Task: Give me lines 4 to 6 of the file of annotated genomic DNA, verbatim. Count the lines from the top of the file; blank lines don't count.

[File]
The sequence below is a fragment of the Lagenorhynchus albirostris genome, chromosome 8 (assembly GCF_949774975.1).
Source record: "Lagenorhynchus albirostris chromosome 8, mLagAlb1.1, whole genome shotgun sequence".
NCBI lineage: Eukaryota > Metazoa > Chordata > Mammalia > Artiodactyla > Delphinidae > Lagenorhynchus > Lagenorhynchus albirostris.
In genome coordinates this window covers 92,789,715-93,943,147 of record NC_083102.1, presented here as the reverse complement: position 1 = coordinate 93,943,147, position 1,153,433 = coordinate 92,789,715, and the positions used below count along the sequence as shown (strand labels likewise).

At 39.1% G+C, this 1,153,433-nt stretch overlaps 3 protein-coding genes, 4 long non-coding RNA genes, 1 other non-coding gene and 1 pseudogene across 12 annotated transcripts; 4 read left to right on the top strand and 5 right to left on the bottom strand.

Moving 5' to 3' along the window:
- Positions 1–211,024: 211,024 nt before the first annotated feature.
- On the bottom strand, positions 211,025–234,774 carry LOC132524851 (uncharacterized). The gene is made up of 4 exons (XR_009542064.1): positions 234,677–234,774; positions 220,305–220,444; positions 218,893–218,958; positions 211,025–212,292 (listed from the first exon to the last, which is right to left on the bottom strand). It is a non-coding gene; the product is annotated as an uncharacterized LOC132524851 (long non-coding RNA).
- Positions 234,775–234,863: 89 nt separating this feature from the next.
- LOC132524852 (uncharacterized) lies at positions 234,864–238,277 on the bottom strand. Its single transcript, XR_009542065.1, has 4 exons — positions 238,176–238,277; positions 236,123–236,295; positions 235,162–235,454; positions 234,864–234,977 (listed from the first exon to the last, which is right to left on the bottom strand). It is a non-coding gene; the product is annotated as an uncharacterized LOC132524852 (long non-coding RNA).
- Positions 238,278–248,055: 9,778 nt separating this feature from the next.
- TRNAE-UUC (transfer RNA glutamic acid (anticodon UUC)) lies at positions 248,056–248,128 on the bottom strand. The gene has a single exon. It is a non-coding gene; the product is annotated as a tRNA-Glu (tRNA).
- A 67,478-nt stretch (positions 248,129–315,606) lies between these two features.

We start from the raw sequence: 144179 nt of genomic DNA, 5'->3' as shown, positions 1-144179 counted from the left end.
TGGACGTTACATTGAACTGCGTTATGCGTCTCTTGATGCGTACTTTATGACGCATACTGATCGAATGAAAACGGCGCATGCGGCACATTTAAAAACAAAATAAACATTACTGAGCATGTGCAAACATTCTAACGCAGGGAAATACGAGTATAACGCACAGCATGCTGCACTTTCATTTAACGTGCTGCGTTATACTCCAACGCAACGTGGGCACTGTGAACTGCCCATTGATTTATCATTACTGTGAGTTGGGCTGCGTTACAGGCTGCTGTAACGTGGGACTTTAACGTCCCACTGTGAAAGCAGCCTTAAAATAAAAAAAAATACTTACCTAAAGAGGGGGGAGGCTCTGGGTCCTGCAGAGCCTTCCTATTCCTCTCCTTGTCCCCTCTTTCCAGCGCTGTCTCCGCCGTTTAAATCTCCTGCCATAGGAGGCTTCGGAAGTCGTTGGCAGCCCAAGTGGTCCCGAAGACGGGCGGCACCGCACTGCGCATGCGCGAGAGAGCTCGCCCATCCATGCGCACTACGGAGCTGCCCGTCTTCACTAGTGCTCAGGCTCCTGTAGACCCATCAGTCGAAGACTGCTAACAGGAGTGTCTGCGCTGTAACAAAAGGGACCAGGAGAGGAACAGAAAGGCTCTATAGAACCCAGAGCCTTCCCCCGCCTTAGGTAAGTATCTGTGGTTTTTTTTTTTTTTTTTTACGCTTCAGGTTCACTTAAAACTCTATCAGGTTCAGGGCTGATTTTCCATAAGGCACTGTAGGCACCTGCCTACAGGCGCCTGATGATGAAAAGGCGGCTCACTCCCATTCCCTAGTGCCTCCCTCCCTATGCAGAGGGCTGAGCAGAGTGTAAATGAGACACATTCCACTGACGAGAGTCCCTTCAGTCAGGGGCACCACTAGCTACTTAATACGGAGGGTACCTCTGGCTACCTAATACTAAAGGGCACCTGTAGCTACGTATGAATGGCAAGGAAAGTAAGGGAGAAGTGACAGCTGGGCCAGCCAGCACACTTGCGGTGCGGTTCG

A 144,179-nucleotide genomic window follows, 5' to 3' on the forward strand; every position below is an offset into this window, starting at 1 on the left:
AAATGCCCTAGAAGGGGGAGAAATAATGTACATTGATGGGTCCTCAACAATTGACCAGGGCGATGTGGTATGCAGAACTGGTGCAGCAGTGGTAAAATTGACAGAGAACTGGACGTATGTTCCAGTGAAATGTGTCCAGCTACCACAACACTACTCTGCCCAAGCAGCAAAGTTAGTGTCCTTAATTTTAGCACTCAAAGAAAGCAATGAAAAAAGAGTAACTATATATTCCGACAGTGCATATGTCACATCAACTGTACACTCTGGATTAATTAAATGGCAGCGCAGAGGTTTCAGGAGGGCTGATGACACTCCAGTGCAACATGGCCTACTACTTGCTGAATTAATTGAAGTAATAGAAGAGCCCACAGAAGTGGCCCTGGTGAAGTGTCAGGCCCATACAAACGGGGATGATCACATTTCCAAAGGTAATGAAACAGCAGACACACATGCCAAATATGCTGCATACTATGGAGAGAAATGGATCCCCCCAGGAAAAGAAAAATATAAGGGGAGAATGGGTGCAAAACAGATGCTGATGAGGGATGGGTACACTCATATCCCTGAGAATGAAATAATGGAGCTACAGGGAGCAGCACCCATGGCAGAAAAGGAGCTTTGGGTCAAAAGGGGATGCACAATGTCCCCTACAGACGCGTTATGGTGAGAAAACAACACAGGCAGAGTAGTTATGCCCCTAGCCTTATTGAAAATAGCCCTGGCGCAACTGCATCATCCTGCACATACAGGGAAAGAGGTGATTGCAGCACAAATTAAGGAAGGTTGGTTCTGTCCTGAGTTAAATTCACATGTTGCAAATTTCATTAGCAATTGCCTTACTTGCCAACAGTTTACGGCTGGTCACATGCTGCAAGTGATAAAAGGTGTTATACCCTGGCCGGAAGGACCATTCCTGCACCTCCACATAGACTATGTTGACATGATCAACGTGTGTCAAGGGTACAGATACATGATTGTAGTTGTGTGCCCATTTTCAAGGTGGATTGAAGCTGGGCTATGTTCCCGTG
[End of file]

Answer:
In genome coordinates this window covers 92,789,715-93,943,147 of record NC_083102.1, presented here as the reverse complement: position 1 = coordinate 93,943,147, position 1,153,433 = coordinate 92,789,715, and the positions used below count along the sequence as shown (strand labels likewise).

At 39.1% G+C, this 1,153,433-nt stretch overlaps 3 protein-coding genes, 4 long non-coding RNA genes, 1 other non-coding gene and 1 pseudogene across 12 annotated transcripts; 4 read left to right on the top strand and 5 right to left on the bottom strand.

Moving 5' to 3' along the window: